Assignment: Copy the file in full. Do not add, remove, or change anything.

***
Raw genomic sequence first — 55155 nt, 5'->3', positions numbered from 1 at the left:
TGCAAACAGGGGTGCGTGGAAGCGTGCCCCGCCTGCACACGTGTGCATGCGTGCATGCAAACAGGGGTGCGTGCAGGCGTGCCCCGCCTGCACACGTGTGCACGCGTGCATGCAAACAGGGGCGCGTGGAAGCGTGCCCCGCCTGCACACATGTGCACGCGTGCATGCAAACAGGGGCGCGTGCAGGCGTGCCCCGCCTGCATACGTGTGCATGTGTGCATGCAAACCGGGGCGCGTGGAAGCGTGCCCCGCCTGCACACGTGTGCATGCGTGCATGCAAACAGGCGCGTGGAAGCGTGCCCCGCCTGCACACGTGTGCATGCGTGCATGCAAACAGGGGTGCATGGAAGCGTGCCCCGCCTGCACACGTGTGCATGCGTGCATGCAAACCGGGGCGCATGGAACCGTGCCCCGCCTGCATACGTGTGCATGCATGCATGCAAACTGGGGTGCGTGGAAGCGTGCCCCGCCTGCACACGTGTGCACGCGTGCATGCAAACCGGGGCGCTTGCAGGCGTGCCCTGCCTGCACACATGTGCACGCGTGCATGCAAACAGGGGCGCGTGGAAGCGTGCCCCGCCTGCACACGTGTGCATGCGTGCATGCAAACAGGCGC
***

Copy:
Raw genomic sequence first — 55155 nt, 5'->3', positions numbered from 1 at the left:
TGCAAACAGGGGTGCGTGGAAGCGTGCCCCGCCTGCACACGTGTGCATGCGTGCATGCAAACAGGGGTGCGTGCAGGCGTGCCCCGCCTGCACACGTGTGCACGCGTGCATGCAAACAGGGGCGCGTGGAAGCGTGCCCCGCCTGCACACATGTGCACGCGTGCATGCAAACAGGGGCGCGTGCAGGCGTGCCCCGCCTGCATACGTGTGCATGTGTGCATGCAAACCGGGGCGCGTGGAAGCGTGCCCCGCCTGCACACGTGTGCATGCGTGCATGCAAACAGGCGCGTGGAAGCGTGCCCCGCCTGCACACGTGTGCATGCGTGCATGCAAACAGGGGTGCATGGAAGCGTGCCCCGCCTGCACACGTGTGCATGCGTGCATGCAAACCGGGGCGCATGGAACCGTGCCCCGCCTGCATACGTGTGCATGCATGCATGCAAACTGGGGTGCGTGGAAGCGTGCCCCGCCTGCACACGTGTGCACGCGTGCATGCAAACCGGGGCGCTTGCAGGCGTGCCCTGCCTGCACACATGTGCACGCGTGCATGCAAACAGGGGCGCGTGGAAGCGTGCCCCGCCTGCACACGTGTGCATGCGTGCATGCAAACAGGCGC